How to improve endurance on the bike without doing long rides
With a well-structured training plan, you won’t have to ride for hours to build endurance.
Endurance is about being able to ride further, faster, and more efficiently. It’s the key to smashing loads of cycling goals, whether that’s ticking off your first century, or taking on a truly epic ride.
The traditional advice for building endurance is pretty simple. We think that Eddy Merckx, the greatest cyclist of all time, put it best: “Ride your bike, ride your bike, ride your bike.”
And he was right: long, steady-pace hours in the saddle are going to cause physiological adaptations that’ll make you a better cyclist. Your red blood cell count will increase, as will the mitochondrial density in your muscles, which will help you turn the oxygen you breathe into energy. Plus, long hours in the saddle will strengthen your heart, and condition your body to get used to sitting on a bike. All in all, long, slow rides are going to help you ride harder, for longer.
That’s all well and good for those of us with the luxury of time, but what about everyone else? Can time-strapped cyclists still build these adaptations without a huge quantity of training? In short, yes. With an intelligent approach to riding, and using the principles of polarised training, you can improve your endurance without doing long rides.
What is polarised training?
There’s been loads of research performed in recent years testing different training plans, and one has emerged as the stand-out winner: polarised training.
For polarised training, you only ride at two intensities: high and low. Middle intensity riding, sometimes known as sweet spot or tempo, is taken out of the picture completely.
So in a polarised training plan, you’d spend 80% of your training at a low intensity aerobic zone - sometimes described as ‘zone 2’ - then 20% at a very high intensity.
Five-hours-a-week polarised training plan
Polarised training is used by some pros who often train up to five hours per day, but how does it work if you're only doing five hours per week?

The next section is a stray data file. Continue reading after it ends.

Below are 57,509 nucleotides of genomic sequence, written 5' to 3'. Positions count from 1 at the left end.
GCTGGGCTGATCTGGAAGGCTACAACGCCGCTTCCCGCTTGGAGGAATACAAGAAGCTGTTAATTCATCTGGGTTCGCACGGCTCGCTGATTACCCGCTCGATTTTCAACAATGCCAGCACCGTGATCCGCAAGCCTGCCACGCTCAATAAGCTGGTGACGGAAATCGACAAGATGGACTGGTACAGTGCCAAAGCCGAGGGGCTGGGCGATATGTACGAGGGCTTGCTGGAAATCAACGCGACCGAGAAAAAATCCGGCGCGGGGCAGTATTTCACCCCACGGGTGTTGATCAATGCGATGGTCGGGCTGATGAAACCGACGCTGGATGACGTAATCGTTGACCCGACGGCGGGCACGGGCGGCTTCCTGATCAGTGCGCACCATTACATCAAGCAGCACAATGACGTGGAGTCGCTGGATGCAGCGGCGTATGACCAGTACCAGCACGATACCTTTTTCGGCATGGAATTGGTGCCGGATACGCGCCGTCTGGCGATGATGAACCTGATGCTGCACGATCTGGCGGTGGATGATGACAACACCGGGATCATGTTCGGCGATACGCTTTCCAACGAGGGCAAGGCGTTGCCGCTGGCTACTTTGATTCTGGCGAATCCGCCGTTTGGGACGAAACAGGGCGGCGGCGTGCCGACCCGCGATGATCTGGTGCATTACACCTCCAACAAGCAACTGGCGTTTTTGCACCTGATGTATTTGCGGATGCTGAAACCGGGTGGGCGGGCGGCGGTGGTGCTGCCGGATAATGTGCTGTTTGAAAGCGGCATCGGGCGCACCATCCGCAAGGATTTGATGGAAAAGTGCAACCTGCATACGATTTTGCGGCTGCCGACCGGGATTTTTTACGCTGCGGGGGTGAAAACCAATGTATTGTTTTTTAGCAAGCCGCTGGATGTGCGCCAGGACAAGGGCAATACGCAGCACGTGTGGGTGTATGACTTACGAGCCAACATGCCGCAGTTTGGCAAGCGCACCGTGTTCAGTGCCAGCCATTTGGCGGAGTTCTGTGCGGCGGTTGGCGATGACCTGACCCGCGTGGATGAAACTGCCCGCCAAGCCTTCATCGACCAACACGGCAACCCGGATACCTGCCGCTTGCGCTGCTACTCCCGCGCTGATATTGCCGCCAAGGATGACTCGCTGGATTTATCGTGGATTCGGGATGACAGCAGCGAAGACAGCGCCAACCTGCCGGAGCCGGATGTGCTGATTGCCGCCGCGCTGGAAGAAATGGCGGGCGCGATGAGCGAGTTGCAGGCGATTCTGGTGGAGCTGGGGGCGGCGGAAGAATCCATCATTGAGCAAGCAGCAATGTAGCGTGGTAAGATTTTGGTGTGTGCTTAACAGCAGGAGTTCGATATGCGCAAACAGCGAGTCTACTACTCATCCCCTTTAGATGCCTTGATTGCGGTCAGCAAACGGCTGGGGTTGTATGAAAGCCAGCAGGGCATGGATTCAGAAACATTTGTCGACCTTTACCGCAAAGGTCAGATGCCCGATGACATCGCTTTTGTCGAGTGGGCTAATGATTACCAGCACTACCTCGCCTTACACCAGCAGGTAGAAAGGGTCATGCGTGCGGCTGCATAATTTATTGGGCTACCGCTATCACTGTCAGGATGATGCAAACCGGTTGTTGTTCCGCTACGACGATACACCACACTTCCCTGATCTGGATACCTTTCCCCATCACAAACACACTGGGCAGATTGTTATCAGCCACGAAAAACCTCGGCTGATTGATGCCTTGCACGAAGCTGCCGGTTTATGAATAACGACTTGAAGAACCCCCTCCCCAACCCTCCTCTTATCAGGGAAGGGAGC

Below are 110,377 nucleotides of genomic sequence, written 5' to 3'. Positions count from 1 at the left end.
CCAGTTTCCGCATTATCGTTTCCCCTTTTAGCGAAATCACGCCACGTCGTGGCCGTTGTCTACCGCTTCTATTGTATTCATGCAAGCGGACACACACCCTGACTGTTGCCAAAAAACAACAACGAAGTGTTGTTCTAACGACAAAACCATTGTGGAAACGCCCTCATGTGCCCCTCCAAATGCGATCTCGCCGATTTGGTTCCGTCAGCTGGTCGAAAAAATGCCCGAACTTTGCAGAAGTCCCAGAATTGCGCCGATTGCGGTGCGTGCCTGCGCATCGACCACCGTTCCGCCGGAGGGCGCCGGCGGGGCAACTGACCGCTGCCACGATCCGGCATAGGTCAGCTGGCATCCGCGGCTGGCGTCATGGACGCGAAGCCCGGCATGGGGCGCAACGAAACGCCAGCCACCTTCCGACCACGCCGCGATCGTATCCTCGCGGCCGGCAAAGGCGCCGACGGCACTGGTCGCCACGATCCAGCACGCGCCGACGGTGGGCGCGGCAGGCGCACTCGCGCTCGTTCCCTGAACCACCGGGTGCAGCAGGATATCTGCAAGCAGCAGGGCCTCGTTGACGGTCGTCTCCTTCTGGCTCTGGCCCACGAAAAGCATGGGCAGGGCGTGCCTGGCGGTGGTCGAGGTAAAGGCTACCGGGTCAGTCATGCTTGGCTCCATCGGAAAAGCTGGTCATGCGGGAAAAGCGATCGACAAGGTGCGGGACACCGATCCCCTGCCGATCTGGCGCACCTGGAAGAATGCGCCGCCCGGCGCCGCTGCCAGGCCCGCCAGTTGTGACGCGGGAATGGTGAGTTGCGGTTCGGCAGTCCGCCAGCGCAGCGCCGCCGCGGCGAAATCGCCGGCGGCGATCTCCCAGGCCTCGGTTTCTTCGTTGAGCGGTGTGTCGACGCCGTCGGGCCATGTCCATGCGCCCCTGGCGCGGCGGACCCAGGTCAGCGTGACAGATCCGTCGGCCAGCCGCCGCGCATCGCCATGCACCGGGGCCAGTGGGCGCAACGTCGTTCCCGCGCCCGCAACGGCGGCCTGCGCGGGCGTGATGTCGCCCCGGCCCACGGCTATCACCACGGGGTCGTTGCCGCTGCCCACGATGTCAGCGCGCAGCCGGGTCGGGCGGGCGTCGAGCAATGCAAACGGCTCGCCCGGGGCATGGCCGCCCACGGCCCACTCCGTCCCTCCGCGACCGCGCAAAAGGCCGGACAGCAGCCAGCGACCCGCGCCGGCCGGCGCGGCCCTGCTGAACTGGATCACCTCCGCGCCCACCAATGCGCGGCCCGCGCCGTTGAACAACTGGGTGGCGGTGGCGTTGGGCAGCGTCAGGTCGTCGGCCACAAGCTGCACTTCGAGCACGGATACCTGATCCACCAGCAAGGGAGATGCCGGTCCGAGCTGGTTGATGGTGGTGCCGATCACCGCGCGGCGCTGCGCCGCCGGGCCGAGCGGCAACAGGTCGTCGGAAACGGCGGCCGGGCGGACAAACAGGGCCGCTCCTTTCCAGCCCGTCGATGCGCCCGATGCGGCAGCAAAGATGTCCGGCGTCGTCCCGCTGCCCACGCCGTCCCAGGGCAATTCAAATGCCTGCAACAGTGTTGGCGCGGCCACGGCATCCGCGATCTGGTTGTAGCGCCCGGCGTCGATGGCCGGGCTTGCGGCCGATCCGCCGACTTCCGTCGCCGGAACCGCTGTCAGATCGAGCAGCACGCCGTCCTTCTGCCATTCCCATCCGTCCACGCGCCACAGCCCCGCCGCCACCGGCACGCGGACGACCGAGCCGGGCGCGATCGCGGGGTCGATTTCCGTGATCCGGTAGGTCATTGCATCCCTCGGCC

With five hours' training time, you're looking to spend up to an hour at very high intensity with the other four spent recovering. This could be done with a couple of HIIT sessions in your week with short intervals, and one longer steady ride of about two to three hours with some sprints thrown in.
Think of it as pushing and pulling: all that slow easy riding is slowly pushing your endurance upwards, whereas the high intensity is pulling your ceiling up higher. Stick to this plan, and your endurance will improve, even if you can't train 30 hours a week like the pros.
High-intensity session ideas
A really effective high-intensity workout to try is 10 x 30-second max sprints with more than two minutes rest in between each set. It’s tough, but it’ll really boost your fitness.
Here’s another one to try. Ride four minute blocks of high intensity, in which you sprint for 20 seconds, then recover for 40 seconds. After each four minute block, take a ten minute break. Three repetitions of that will give you a really effective session.
Try 4 x 30 second sprints in your long ride with lots of recovery in between, and then try to add one or two more in each week up to a maximum of around ten.
Since these sessions are going to put a lot of stress on your body, it’s really important to take at least a day in between so you can recover.
Low-intensity session ideas
In between your high-intensity sessions, you can enjoy the rest of your riding at a moderate aerobic capacity. The aerobic zone is at the top of the moderate-intensity exercise zone, so it should be about 50% to 70% of your maximum heart rate. At this intensity, you should just about be able to talk normally, but you might be a little bit breathless.
Indoors or outdoors?
You can train well either indoor or outdoor, but some sessions are better suited to each type of riding.
Being indoors allows you to get your head down and go hell for leather, without worrying about traffic and distractions, so for intervals or high intensity sessions, indoor can be better.
For your moderate-intensity rides, it’s great to get outside for these, and even better in a group. These rides are a good opportunity to make the most of the social aspect of cycling.
If you’re out on the road, make sure you’re on an appropriate section of road for high intensity efforts. A good idea is to find a climb – it’ll push you to keep up that high intensity, and it’ll also strengthen your climbing ability.
Train right and it can be done
So, can a busy cyclist improve their endurance with only a few hours training a week? Absolutely. All it takes is a smart approach. With a polarised plan bringing together high- and low-intensity riding, your endurance and general fitness is going to skyrocket.
There’s still a place for longer rides too, if you can squeeze them in. That’s because cycling endurance is also about being comfortable on your bike – you need to get used to your saddle, and condition your body to adopt a riding position.